Heimatfilm is the name given to a film genre that was popular in Germany, Switzerland and Austria from the late 1940s to the early 1970s. They were usually shot in the Alps, the Black Forest or the Lüneburg Heath and always involved the outdoors. Heimatfilms were noted for their rural settings, sentimental tone and simplistic morality, and centered around love, friendship, family and non-urban life. Also, the polarity between old and young, tradition and progress, rural and urban life was articulated. The typical plot structure involved both a "good" and "bad" guy wanting a girl, conflict ensuing, and the "good" guy ultimately triumphing to win the girl to the happiness of everyone and the children. "Heimat" is a German word that can be translated as home, homeland, home soil or fatherland. English-language features that could qualify as Heimatfilme include Lassie Come Home, Spencer's Mountain, and Where the Red Fern Grows. The genre originally came to life following the devastation of Germany in World War II, suggesting a whole, romantic world untouched by the hazards of real life; this remained popular from the mid-1940s to the 1960s. The Berlin-based studio Berolina Film was the driving force behind the cycle of Heimatfilm.
|Johann Sebastian Bach|
Johann Sebastian Bach
Johann Sebastian Bach was a German composer, organist, harpsichordist, violist, and violinist of the Baroque period. He enriched many established German styles through his skill in counterpoint, harmonic and motivic organisation, and the adaptation of rhythms, forms, and textures from abroad, particularly from Italy and France. Bach's compositions include the Brandenburg Concertos, the Mass in B minor, the The Well-Tempered Clavier, his cantatas, chorales, partitas, Passions, and organ works. His music is revered for its intellectual depth, technical command, and artistic beauty. Bach was born in Eisenach, Saxe-Eisenach, into a very musical family; his father, Johann Ambrosius Bach was the director of the town musicians, and all of his uncles were professional musicians. His father taught him to play violin and harpsichord, and his brother, Johann Christoph Bach, taught him the clavichord and exposed him to much contemporary music. Bach also went to St Michael's School in Lüneburg because of his singing skills. After graduating, he held several musical posts across Germany: he served as Kapellmeister to Leopold, Prince of Anhalt-Köthen, Cantor of Thomasschule in Leipzig, and Royal Court Composer to August III. Bach's health and vision declined in 1749, and he died on 28 July 1750. Modern historians believe that his death was caused by a combination of stroke and pneumonia.
Hanover or Hannover, on the river Leine, is the capital of the federal state of Lower Saxony, Germany and was once by personal union the family seat of the Hanoverian Kings of Great Britain, under their title as the dukes of Brunswick-Lüneburg. At the end of the Napoleonic Wars, the Electorate was enlarged to become the capital of the Kingdom of Hanover. In addition to being the capital of Lower Saxony, Hanover was the capital of the administrative area Regierungsbezirk Hannover until Lower Saxony's administrative regions were disbanded at the beginning of 2005. Since 2001 it is part of the Hanover district, which is a municipal body made up from the former district and city of Hanover. With a population of 522,686 the city is a major centre of northern Germany, known for hosting annual commercial trade fairs such as the Hanover Fair and the CeBIT. Every year Hanover hosts the Schützenfest Hannover, the world's largest marksmen's festival, and the Oktoberfest Hannover, the second largest Oktoberfest in the world. In 2000, Hanover hosted the world fair Expo 2000. The Hanover fairground, due to numerous extensions, especially for the Expo 2000, is the largest in the world. Hanover is also of national importance because of its universities and medical school, its international airport, and its large zoo. The city is also a major crossing point of railway lines and highways, connecting European main lines in east-west-direction and north-south-direction.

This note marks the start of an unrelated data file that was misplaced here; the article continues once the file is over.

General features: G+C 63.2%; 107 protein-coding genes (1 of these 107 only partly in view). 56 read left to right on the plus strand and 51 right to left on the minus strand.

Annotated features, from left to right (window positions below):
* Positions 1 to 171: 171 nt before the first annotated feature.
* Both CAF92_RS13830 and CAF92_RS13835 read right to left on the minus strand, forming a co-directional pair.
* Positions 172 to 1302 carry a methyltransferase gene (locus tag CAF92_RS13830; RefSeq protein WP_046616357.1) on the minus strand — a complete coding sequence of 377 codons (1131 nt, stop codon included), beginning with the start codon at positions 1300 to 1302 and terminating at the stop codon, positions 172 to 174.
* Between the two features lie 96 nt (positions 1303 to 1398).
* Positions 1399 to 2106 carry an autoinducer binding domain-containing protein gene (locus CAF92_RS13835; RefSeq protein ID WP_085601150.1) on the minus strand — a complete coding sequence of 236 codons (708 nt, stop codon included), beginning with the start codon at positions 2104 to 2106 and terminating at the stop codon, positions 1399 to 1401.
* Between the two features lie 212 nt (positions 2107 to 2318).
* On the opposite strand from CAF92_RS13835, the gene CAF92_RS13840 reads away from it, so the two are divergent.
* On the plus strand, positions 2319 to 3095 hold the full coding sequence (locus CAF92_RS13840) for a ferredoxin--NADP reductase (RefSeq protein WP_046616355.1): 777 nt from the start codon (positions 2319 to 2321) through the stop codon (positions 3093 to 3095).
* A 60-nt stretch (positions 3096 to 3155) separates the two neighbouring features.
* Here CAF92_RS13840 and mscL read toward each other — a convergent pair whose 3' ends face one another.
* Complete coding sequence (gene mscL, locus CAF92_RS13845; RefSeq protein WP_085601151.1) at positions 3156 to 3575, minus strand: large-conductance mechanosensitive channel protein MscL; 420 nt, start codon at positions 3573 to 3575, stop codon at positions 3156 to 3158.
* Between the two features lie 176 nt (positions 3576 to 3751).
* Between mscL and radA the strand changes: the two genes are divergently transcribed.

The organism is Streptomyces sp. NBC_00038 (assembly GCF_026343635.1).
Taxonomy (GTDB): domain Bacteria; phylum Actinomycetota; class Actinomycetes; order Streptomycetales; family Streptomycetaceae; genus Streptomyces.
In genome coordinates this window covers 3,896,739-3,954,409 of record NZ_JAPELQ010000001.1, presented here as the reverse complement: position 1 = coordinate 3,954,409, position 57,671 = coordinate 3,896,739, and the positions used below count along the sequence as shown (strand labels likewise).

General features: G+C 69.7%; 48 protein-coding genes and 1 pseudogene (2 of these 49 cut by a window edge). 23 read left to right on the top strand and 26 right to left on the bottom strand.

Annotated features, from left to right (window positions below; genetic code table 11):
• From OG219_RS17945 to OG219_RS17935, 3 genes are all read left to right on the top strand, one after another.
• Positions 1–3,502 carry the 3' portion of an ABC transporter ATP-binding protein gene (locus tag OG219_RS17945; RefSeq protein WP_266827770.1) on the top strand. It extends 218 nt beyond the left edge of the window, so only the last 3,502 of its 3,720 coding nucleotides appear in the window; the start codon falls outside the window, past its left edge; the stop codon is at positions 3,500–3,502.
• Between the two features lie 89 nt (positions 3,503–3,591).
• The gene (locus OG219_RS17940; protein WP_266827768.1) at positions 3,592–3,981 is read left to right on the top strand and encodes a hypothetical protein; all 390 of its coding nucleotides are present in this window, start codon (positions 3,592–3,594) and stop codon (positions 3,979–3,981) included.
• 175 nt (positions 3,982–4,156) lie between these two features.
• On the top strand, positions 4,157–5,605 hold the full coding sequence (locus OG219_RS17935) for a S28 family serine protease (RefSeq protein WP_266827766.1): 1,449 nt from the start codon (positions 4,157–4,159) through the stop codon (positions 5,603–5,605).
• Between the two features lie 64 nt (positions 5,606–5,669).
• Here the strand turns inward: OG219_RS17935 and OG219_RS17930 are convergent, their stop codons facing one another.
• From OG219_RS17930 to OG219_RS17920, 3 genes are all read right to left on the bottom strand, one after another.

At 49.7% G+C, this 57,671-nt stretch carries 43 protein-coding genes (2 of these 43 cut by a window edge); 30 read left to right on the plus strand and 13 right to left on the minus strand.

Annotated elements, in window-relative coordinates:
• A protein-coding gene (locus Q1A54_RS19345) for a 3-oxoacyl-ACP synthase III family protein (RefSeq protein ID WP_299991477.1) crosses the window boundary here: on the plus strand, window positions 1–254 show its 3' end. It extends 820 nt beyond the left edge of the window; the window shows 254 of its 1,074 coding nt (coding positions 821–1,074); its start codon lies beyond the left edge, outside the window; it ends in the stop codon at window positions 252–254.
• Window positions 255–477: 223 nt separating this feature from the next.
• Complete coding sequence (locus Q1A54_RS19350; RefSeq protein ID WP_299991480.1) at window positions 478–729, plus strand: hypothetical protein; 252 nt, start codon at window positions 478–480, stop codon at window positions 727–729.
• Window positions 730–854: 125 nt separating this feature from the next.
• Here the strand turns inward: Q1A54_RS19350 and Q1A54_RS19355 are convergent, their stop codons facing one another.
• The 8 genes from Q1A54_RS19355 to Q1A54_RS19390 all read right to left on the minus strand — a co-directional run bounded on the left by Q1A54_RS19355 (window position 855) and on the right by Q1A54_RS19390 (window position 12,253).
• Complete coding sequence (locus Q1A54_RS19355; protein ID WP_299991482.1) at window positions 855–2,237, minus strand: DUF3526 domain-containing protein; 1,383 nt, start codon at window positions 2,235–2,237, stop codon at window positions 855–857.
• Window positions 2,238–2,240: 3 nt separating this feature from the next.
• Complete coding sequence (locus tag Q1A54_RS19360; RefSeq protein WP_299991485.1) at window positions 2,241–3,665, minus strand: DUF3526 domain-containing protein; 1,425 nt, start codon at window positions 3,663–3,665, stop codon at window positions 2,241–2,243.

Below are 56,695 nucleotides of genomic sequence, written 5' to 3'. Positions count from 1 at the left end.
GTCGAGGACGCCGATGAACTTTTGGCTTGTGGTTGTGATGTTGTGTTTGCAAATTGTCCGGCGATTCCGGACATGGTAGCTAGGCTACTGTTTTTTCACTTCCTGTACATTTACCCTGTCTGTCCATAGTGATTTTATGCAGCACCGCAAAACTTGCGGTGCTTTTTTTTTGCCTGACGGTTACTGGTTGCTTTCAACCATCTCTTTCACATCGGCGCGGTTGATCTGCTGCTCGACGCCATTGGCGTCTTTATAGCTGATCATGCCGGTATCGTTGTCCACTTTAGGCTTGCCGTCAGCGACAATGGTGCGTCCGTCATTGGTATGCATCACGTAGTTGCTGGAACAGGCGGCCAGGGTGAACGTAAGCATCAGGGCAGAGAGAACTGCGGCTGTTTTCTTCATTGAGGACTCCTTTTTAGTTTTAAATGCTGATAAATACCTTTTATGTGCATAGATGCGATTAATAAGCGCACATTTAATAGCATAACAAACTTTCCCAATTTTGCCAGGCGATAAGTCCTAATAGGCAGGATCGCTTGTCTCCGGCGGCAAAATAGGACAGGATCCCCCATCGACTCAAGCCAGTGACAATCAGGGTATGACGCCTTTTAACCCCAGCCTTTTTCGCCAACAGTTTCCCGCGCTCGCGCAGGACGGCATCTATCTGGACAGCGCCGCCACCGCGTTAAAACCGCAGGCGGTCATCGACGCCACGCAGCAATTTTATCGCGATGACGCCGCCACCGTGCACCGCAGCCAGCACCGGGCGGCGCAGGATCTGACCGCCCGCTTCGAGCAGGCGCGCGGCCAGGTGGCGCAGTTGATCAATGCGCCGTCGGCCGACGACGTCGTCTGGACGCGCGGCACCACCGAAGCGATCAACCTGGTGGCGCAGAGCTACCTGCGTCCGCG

Lower Saxony is a German state situated in northwestern Germany and is second in area, with 47,624 square kilometres, and fourth in population among the sixteen Länder of Germany. In rural areas Northern Low Saxon, a dialect of Low German, is still spoken, but the number of speakers is declining. Lower Saxony borders on the North Sea, the states of Schleswig-Holstein, Hamburg, Mecklenburg-Vorpommern, Brandenburg, Saxony-Anhalt, Thuringia, Hesse and North Rhine-Westphalia, and the Netherlands. In fact, Lower Saxony borders more neighbours than any other single Bundesland. The state Free Hanseatic City of Bremen forms two enclaves within Lower Saxony, one being the city of Bremen, the other, its seaport city of Bremerhaven. The state's principal cities include the state capital Hanover, Brunswick, Lüneburg, Osnabrück, Oldenburg, Hildesheim, Wolfenbüttel, Wolfsburg and Göttingen. The northwestern area of Lower Saxony, which lies on the coast of the North Sea, is called East Frisia and the seven East Frisian Islands offshore are popular with tourists. In the extreme west of Lower Saxony is the Emsland, a traditionally poor and sparsely populated area, once dominated by inaccessible swamps. The northern half of Lower Saxony, also known as the North German Plains, is almost invariably flat except for the gentle hills around the Bremen geestland. Towards the south and southwest lie the northern parts of the German Central Uplands: the Weser Uplands and the Harz mountains. Between these two lie the Lower Saxon Hills, a range of low ridges.
Brunswick is the major urban and economic center in lower southeastern Georgia in the United States. The municipality is located on a harbor of the Atlantic Ocean, approximately 30 mi north of Florida and 70 mi south of South Carolina. Brunswick is bordered on the west by Oglethorpe Bay and the East and Turtle rivers, on the south by the Brunswick River, and on the east by the Atlantic Intracoastal Waterway, which separates it from the Golden Isles. It is the second-largest urban area on Georgia’s coast, after Savannah, and is the seat of government for Glynn County. British colonists settled the peninsula in 1738 as a buffer to Spanish Florida. It came under provincial control in 1771 and was founded as Brunswick after the German duchy of Brunswick–Lüneburg, the ancestral home of the House of Hanover. It was incorporated as a city in 1856. Throughout its history, Brunswick has served as an important port city: in World War II, it served as a strategic military location with an operational base for escort blimps and a shipbuilding facility for the U.S. Maritime Commission. Today the area supports a progressive economy largely based on tourism and logistics with a metropolitan GDP of $3.9 billion. The Port of Brunswick handles approximately 10 percent of all U.S. ro-ro trade—third in the U.S. behind the ports of Los Angeles and Newark. The headquarters of the Federal Law Enforcement Training Center is located 5 mi north of the central business district of the city and is adjacent to Brunswick–Golden Isles Airport, which provides commercial air service to the area.